Tangled Up in Blue
Tangled Up in Blue
Early one mornin' the sun was shinin', I was layin' in bed Wond'rin' if she'd changed at all If her hair was still red. Her folks they said our lives together Sure was gonna be rough They never did like Mama's homemade dress Papa's bankbook wasn't big enough. And I was standin' on the side of the road Rain fallin' on my shoes Heading out for the East Coast Lord knows I've paid some dues gettin' through, Tangled up in blue. She was married when we first met Soon to be divorced I helped her out of a jam, I guess, But I used a little too much force. We drove that car as far as we could Abandoned it out West Split up on a dark sad night Both agreeing it was best. She turned around to look at me As I was walkin' away I heard her say over my shoulder, "We'll meet again someday on the avenue," Tangled up in blue. I had a job in the great north woods Working as a cook for a spell But I never did like it all that much And one day the ax just fell. So I drifted down to New Orleans Where I happened to be employed Workin' for a while on a fishin' boat Right outside of Delacroix. But all the while I was alone The past was close behind, I seen a lot of women But she never escaped my mind, and I just grew Tangled up in blue. She was workin' in a topless place And I stopped in for a beer, I just kept lookin' at the side of her face In the spotlight so clear. And later on as the crowd thinned out I's just about to do the same, She was standing there in back of my chair Said to me, "Don't I know your name?" I muttered somethin' underneath my breath, She studied the lines on my face. I must admit I felt a little uneasy When she bent down to tie the laces of my shoe, Tangled up in blue. She lit a burner on the stove and offered me a pipe "I thought you'd never say hello," she said "You look like the silent type." Then she opened up a book of poems And handed it to me Written by an Italian poet From the thirteenth century. And every one of them words rang true And glowed like burnin' coal Pourin' off of every page Like it was written in my soul from me to you, Tangled up in blue. I lived with them on Montague Street In a basement down the stairs, There was music in the cafes at night And revolution in the air. Then he started into dealing with slaves And something inside of him died. She had to sell everything she owned And froze up inside. And when finally the bottom fell out I became withdrawn, The only thing I knew how to do Was to keep on keepin' on like a bird that flew, Tangled up in blue. So now I'm goin' back again, I got to get to her somehow. All the people we used to know They're an illusion to me now. Some are mathematicians Some are carpenter's wives. Don't know how it all got started, I don't know what they're doin' with their lives. But me, I'm still on the road Headin' for another joint We always did feel the same, We just saw it from a different point of view, Tangled up in blue. Bob Dylan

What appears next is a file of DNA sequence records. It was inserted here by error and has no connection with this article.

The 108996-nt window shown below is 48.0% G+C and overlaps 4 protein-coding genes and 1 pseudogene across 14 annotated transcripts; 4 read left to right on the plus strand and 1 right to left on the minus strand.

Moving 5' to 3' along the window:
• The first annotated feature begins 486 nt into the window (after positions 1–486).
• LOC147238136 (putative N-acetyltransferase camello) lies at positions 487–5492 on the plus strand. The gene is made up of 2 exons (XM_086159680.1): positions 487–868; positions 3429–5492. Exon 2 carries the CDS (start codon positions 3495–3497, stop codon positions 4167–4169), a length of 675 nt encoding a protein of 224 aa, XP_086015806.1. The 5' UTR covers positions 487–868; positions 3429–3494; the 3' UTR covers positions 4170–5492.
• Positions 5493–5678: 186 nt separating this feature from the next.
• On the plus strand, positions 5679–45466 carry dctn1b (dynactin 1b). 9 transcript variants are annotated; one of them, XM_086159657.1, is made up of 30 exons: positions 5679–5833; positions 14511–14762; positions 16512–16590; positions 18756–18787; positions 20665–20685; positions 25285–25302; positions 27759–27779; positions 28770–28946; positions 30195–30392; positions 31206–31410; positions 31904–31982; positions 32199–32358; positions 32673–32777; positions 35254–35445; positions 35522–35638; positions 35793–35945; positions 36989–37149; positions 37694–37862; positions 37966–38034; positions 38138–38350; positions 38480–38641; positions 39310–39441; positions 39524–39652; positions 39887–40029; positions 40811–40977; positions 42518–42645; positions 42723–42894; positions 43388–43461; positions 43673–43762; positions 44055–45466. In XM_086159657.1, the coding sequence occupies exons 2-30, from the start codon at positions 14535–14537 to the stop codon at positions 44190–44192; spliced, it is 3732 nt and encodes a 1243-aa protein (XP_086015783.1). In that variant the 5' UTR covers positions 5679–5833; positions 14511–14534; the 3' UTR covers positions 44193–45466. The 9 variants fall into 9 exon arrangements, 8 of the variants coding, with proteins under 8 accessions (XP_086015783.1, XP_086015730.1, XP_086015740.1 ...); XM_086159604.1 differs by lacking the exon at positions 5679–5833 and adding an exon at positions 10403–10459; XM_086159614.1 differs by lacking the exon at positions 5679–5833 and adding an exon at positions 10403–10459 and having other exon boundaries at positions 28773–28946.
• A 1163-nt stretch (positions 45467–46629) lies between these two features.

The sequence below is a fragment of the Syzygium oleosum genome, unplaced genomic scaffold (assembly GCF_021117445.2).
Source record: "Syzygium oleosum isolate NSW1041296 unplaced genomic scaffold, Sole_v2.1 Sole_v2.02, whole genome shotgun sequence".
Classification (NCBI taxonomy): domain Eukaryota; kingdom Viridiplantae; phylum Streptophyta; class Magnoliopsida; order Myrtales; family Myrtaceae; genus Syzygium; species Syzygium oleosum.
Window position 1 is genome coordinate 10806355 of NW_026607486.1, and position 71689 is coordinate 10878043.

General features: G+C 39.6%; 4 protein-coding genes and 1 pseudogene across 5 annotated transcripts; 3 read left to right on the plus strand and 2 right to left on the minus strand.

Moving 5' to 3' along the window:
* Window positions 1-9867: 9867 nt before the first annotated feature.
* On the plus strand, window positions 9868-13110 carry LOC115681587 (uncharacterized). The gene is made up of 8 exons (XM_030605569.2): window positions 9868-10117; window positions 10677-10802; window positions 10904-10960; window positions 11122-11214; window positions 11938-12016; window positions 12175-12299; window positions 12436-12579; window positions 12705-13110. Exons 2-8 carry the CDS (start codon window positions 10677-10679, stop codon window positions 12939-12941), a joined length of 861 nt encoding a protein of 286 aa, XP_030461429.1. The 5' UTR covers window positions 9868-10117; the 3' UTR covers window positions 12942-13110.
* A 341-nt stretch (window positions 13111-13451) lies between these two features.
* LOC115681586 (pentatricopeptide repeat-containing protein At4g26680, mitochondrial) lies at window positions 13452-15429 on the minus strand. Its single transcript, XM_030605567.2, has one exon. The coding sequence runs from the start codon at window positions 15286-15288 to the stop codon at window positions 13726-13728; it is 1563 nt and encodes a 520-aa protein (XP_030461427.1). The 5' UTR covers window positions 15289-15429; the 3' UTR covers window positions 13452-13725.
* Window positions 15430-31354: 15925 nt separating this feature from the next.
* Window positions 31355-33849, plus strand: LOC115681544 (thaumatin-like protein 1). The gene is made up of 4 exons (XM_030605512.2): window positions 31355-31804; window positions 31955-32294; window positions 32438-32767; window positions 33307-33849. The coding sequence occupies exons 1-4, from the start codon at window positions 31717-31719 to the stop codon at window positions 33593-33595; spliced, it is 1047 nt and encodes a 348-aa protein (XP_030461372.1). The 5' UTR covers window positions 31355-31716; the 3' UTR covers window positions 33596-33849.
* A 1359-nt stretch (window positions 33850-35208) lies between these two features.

cooking mama on line
cooking mama on line
30BAGS MAMA ORIENTAL STYLE INSTANT NOODLES PORK FLAVOUR
Product Description BRAND NEW, SEALED Mama, Oriental Style Instant NoodleS, pork flavour, 30bags NET WT: 2.12OZ. (60G) one of the most popular flavor ever since. It tastes like tom yom soup. Ingredients: wheat flour, palm oil, salt, sugar resh shallot, chilli powder, garlic powder, monosodium glutamate, dried leek, spices, thickener (cellulose gum), acidity regulator (sodium bicarbonate, potassium carbonate), artificial flavour, disodium 5' ribonucleotides, soy sauce. Product of Thailand. manufacture: THAI PRESIDENT FOODS PUBLIC COMPANY LIMITED